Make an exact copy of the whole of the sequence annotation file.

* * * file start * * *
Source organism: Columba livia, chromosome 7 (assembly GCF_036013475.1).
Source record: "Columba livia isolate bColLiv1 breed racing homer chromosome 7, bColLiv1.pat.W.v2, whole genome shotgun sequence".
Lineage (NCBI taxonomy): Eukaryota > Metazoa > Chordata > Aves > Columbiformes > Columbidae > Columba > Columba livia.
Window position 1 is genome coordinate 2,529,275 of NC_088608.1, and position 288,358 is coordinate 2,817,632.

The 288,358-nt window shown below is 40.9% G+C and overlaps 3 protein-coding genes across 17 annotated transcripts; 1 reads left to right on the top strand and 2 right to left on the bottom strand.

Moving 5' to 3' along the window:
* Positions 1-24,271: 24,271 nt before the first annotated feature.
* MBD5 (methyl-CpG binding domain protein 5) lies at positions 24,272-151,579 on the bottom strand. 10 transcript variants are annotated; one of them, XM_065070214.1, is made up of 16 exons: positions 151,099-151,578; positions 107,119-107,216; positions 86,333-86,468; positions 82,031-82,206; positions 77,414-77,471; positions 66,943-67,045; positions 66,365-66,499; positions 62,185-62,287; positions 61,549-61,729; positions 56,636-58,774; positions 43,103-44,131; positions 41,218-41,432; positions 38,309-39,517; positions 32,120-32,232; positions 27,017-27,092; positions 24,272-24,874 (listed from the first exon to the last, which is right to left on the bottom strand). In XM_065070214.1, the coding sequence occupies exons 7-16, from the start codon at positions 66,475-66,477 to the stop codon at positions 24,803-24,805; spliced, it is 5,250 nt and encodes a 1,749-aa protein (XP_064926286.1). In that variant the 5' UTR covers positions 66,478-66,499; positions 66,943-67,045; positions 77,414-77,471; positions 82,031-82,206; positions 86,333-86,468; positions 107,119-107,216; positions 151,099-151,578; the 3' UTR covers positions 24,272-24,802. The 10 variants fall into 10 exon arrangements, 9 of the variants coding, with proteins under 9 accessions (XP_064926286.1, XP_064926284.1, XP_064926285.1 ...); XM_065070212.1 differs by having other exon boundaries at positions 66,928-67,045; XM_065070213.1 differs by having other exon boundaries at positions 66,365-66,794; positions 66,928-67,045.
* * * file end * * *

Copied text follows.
Source organism: Columba livia, chromosome 7 (assembly GCF_036013475.1).
Source record: "Columba livia isolate bColLiv1 breed racing homer chromosome 7, bColLiv1.pat.W.v2, whole genome shotgun sequence".
Lineage (NCBI taxonomy): Eukaryota > Metazoa > Chordata > Aves > Columbiformes > Columbidae > Columba > Columba livia.
Window position 1 is genome coordinate 2,529,275 of NC_088608.1, and position 288,358 is coordinate 2,817,632.

The 288,358-nt window shown below is 40.9% G+C and overlaps 3 protein-coding genes across 17 annotated transcripts; 1 reads left to right on the top strand and 2 right to left on the bottom strand.

Moving 5' to 3' along the window:
* Positions 1-24,271: 24,271 nt before the first annotated feature.
* MBD5 (methyl-CpG binding domain protein 5) lies at positions 24,272-151,579 on the bottom strand. 10 transcript variants are annotated; one of them, XM_065070214.1, is made up of 16 exons: positions 151,099-151,578; positions 107,119-107,216; positions 86,333-86,468; positions 82,031-82,206; positions 77,414-77,471; positions 66,943-67,045; positions 66,365-66,499; positions 62,185-62,287; positions 61,549-61,729; positions 56,636-58,774; positions 43,103-44,131; positions 41,218-41,432; positions 38,309-39,517; positions 32,120-32,232; positions 27,017-27,092; positions 24,272-24,874 (listed from the first exon to the last, which is right to left on the bottom strand). In XM_065070214.1, the coding sequence occupies exons 7-16, from the start codon at positions 66,475-66,477 to the stop codon at positions 24,803-24,805; spliced, it is 5,250 nt and encodes a 1,749-aa protein (XP_064926286.1). In that variant the 5' UTR covers positions 66,478-66,499; positions 66,943-67,045; positions 77,414-77,471; positions 82,031-82,206; positions 86,333-86,468; positions 107,119-107,216; positions 151,099-151,578; the 3' UTR covers positions 24,272-24,802. The 10 variants fall into 10 exon arrangements, 9 of the variants coding, with proteins under 9 accessions (XP_064926286.1, XP_064926284.1, XP_064926285.1 ...); XM_065070212.1 differs by having other exon boundaries at positions 66,928-67,045; XM_065070213.1 differs by having other exon boundaries at positions 66,365-66,794; positions 66,928-67,045.